Fabienne: I love this story – it’s so weird and wonderful. Gerald of Wales has a version of it in his Irish works which he uses to give the British claim over Ireland as well, which is slightly insane, but that is medieval writing for you. I also really like that this version includes Diana – and I agree with Anna, this illustration is simply gorgeous! No wonder they chose this one for the cover of the book as well. Honestly, this story has so much that one could dive into – just like this whole book!
Anna: This one contains my favourite illustration out of the ones I’ve seen so far – the goddess Diana manifesting to Brutus, her figure pushing at the confines of the frame, tendrils of smoke or hair or grasses spilling across the double page spread. She is without her typical attributes of bow, deer, or crescent moon, but that, in my opinion, makes her more powerful, more universal.
Diana, or maybe a sense of the numinous she embodies, presides over the rest of this section, casting even the mightiest of human heroes into perspective as very small actors in a very big world.
4 – Scota, First Queen of Scots
In around 1500 B.C. there was a Greek prince Gaytheles who married an Egyptian princess Scota. Together they travelled to Spain, where they built the city Brigantia. But the nomads were still unhappy, so they kept searching for their happy place and went into the Atlantic, ultimately settling in Ireland with their sons Hyber and Hymer as Gaytheles died.
Fabienne: It’s interesting how this story is so different from Gerald of Wales’ account of the same – he uses it to show how the English should have supremacy over Ireland, whereas this account is more concerned with sovereignty and national identity. It is a great example to show how medieval tales were just as concerned with propaganda and establishing the correct view of the past in order to further political aims as modern media is, which is often overlooked. Goes to show that studying the past really is very relevant to the present.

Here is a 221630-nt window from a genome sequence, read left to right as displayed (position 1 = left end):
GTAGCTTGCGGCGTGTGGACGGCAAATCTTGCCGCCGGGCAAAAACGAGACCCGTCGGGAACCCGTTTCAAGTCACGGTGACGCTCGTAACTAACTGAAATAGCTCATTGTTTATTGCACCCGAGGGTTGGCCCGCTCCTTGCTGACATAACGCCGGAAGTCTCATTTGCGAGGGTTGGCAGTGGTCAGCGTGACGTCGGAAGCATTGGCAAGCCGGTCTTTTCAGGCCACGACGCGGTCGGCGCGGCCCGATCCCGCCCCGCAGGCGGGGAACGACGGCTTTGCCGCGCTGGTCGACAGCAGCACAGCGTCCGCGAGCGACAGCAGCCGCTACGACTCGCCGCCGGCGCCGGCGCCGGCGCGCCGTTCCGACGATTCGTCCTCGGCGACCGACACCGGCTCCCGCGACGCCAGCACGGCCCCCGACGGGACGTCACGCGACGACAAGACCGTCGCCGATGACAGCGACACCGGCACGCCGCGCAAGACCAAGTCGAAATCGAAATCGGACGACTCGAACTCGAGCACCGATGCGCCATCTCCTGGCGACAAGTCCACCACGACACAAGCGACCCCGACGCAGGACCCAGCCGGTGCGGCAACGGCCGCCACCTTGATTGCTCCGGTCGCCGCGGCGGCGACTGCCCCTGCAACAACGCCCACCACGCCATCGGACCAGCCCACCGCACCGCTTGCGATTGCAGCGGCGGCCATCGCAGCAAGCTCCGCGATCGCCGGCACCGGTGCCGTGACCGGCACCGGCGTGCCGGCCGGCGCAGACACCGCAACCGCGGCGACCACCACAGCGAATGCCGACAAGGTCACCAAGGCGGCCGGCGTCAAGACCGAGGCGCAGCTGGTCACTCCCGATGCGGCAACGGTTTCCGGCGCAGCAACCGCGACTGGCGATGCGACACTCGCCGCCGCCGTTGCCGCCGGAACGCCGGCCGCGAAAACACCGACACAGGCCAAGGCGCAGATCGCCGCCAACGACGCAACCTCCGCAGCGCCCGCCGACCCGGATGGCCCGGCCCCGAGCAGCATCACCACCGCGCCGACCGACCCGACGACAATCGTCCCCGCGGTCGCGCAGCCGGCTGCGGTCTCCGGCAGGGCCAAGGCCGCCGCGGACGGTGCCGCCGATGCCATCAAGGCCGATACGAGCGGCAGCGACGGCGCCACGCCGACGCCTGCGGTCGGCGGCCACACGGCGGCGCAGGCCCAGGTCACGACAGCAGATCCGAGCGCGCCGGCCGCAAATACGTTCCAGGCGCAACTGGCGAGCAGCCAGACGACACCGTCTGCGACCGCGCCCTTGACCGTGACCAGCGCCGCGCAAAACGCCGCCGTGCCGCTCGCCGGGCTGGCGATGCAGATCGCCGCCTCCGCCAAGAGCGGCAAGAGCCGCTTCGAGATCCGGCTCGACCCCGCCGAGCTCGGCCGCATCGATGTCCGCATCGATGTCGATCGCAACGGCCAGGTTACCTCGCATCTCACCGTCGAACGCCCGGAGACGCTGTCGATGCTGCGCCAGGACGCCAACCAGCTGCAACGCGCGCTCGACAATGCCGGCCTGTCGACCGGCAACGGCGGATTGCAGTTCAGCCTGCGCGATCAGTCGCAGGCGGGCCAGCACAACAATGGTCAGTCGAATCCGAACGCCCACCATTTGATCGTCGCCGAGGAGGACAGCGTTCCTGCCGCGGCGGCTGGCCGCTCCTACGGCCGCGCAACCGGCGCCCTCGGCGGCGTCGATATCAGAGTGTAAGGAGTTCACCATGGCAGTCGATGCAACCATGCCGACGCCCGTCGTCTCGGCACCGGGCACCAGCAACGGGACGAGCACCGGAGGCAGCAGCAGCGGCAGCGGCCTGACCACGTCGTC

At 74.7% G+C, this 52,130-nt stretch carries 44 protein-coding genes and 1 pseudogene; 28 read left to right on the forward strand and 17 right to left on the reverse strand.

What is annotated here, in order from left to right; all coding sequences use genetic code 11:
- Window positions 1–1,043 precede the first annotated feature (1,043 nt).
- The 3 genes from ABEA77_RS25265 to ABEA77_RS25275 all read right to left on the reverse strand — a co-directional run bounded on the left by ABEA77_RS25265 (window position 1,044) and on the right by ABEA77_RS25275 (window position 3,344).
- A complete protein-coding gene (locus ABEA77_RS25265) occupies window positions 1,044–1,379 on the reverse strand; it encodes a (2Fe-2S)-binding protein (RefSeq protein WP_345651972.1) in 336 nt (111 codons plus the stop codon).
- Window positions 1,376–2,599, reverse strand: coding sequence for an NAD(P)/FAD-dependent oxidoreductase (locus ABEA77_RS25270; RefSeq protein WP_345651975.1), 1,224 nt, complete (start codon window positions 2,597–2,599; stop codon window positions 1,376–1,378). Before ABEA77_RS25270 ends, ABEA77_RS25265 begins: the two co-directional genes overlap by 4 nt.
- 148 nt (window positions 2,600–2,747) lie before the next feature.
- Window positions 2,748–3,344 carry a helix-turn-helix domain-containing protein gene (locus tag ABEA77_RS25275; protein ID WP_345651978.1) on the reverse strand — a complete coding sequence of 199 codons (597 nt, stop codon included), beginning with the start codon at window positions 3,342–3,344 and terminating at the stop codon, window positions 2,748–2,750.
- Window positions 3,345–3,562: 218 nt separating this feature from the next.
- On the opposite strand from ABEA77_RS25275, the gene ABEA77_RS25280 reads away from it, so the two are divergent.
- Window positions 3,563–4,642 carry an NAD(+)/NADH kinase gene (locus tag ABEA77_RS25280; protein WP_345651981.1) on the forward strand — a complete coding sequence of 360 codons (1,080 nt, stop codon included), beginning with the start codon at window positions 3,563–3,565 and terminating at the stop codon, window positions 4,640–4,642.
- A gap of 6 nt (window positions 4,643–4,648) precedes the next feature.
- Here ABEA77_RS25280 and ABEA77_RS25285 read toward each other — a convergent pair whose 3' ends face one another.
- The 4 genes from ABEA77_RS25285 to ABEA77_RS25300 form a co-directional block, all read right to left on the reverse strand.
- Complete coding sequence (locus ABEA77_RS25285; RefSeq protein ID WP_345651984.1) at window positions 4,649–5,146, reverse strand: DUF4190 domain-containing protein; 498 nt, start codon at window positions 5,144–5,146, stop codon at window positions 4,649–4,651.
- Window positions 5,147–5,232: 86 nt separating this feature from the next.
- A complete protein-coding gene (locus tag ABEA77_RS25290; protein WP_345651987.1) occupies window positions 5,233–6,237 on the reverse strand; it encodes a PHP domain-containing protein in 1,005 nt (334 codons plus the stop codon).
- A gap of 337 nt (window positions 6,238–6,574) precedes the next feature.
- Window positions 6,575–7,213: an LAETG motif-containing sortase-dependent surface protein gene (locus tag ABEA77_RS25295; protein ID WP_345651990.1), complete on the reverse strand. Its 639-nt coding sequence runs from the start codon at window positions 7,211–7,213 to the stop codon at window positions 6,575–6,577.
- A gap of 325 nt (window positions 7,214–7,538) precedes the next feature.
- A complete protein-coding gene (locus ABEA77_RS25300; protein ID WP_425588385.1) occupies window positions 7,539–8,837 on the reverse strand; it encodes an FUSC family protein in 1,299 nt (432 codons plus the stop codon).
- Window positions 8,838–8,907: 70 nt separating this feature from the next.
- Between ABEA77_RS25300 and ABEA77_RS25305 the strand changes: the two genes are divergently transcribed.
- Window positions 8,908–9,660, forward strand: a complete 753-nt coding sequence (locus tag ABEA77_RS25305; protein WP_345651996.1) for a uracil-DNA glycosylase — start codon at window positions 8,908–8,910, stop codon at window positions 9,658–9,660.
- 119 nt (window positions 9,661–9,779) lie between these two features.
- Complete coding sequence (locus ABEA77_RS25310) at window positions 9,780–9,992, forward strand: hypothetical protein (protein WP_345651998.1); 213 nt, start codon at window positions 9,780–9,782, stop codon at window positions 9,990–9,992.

Anna: This tale, out of the four so far, deals most closely with nationhood and national identity. Weaving it together with a Christian perception of the world, the tale has been used as an argument for Scottish sovereignty. It also makes easy to remember the commonly overlooked fact that the Scots were originally from Ireland.
The minimalistic illustrations that are not bound by a particular time period and do not crowd the page with anachronisms remind us how pertinent some of the issues of the tales.
This is something quite different from my usual review fare. I had to ask myself, ‘almost 1000 pages. Are you sure?’ and just like that I knew I’d relish the challenge. And I was not disappointed!
Many thanks to Black Crow PR for the review copy. All opinions are my own.
RELEASE DATE: 20/08/2020 (HB) / 19/08/2021 (PB)
STAR RATING: 5/5 ✶
SUMMARY: At Jodrell Bank a mysterious signal of extraterrestrial origin has been detected. Artificial intelligence expert Jack Fenwick thinks he can decode it. But when he and his associates at Hoxton tech startup Intelligencia find a way to step into the alien realm the signal encodes, they discover that it’s already occupied – by ghostly entities that may come from our own past. Have these ‘DMEn’ (Digital Memetic Entities) been created by persons unknown for just such an eventuality? Are they our first line of defence in a coming war, not for territory, but for our minds? XX presents a compelling vision of humanity’s unique place in the universe, and of what might happen in the wake of the biggest scientific discovery in human history. As compelling as it is visually striking, Rian Hughes’ first novel incorporates NASA transcripts, newspaper and magazine articles, fictitious Wikipedia pages, undeciphered alphabets, and ‘Ascension’, a forgotten novelette by 1960s counterculture guru Herschel Teague that mysteriously foreshadows events. The battle for your mind has already begun. (from Pan Macmillan)